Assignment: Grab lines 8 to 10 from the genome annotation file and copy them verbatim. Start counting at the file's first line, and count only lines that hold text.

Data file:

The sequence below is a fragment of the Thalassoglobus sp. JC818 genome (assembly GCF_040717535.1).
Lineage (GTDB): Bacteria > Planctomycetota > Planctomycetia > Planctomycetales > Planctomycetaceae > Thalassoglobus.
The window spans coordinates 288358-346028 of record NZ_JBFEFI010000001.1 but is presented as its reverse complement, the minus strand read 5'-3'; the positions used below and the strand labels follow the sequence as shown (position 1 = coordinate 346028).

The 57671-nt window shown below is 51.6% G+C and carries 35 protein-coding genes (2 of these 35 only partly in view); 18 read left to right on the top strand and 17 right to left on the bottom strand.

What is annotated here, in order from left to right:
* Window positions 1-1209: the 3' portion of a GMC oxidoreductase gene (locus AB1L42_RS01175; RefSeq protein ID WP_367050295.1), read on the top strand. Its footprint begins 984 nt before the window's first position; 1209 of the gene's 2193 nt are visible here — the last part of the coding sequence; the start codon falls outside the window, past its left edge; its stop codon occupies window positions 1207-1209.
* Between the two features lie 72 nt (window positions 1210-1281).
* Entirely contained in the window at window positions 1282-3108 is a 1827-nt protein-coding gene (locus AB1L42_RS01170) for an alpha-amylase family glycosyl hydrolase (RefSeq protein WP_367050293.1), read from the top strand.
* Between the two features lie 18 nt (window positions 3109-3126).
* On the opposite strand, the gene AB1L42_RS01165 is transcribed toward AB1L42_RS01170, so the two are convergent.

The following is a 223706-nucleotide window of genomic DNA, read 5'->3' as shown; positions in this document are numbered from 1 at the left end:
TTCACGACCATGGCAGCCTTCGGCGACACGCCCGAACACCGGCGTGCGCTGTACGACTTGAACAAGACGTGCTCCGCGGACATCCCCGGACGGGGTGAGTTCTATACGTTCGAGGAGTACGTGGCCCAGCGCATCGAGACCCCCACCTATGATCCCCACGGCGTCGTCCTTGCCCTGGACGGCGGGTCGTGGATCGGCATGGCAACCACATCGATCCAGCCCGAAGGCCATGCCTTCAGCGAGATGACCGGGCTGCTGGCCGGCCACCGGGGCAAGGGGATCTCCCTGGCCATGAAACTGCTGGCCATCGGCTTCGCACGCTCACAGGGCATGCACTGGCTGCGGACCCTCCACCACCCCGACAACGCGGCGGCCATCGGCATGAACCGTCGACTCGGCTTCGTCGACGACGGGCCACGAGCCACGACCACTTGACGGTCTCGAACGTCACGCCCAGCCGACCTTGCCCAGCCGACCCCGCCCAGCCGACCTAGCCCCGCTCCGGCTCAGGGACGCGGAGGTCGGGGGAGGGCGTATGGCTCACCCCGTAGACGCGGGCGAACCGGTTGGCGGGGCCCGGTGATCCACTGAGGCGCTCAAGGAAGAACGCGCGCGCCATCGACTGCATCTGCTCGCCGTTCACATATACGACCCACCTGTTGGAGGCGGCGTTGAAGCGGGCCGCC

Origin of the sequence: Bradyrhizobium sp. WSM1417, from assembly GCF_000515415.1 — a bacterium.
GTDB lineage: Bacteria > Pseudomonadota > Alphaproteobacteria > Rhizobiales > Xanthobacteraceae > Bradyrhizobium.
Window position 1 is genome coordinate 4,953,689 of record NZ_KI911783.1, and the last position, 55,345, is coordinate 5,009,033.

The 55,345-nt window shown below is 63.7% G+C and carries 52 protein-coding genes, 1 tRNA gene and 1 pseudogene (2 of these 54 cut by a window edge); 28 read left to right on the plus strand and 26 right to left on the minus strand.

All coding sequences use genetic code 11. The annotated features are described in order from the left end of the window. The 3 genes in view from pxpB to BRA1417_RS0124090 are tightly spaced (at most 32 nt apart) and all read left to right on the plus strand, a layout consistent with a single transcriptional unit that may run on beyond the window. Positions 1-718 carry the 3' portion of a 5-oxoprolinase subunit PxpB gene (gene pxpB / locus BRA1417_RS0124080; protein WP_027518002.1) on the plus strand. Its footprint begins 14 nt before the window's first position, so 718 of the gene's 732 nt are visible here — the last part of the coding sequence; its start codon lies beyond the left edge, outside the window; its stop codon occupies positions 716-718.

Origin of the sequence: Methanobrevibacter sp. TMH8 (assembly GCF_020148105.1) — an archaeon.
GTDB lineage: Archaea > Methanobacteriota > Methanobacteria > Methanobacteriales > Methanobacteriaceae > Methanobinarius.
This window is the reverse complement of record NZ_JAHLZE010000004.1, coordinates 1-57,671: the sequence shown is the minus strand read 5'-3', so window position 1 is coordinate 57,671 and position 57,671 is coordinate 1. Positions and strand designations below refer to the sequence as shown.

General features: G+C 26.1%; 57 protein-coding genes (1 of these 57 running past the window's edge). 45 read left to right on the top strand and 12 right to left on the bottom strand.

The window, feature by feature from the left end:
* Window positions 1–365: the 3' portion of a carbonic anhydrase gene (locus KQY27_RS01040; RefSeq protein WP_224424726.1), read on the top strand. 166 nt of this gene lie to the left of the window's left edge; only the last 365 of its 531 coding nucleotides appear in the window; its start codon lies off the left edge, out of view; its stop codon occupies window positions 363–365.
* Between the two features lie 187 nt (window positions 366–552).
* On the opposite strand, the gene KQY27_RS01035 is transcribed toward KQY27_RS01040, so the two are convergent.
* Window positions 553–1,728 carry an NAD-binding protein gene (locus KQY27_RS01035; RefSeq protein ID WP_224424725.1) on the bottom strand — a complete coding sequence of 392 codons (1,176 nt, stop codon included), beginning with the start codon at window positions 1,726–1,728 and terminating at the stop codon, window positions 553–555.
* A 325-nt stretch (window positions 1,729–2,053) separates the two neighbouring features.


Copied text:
* Entirely contained in the window at window positions 1282-3108 is a 1827-nt protein-coding gene (locus AB1L42_RS01170) for an alpha-amylase family glycosyl hydrolase (RefSeq protein WP_367050293.1), read from the top strand.
* Between the two features lie 18 nt (window positions 3109-3126).
* On the opposite strand, the gene AB1L42_RS01165 is transcribed toward AB1L42_RS01170, so the two are convergent.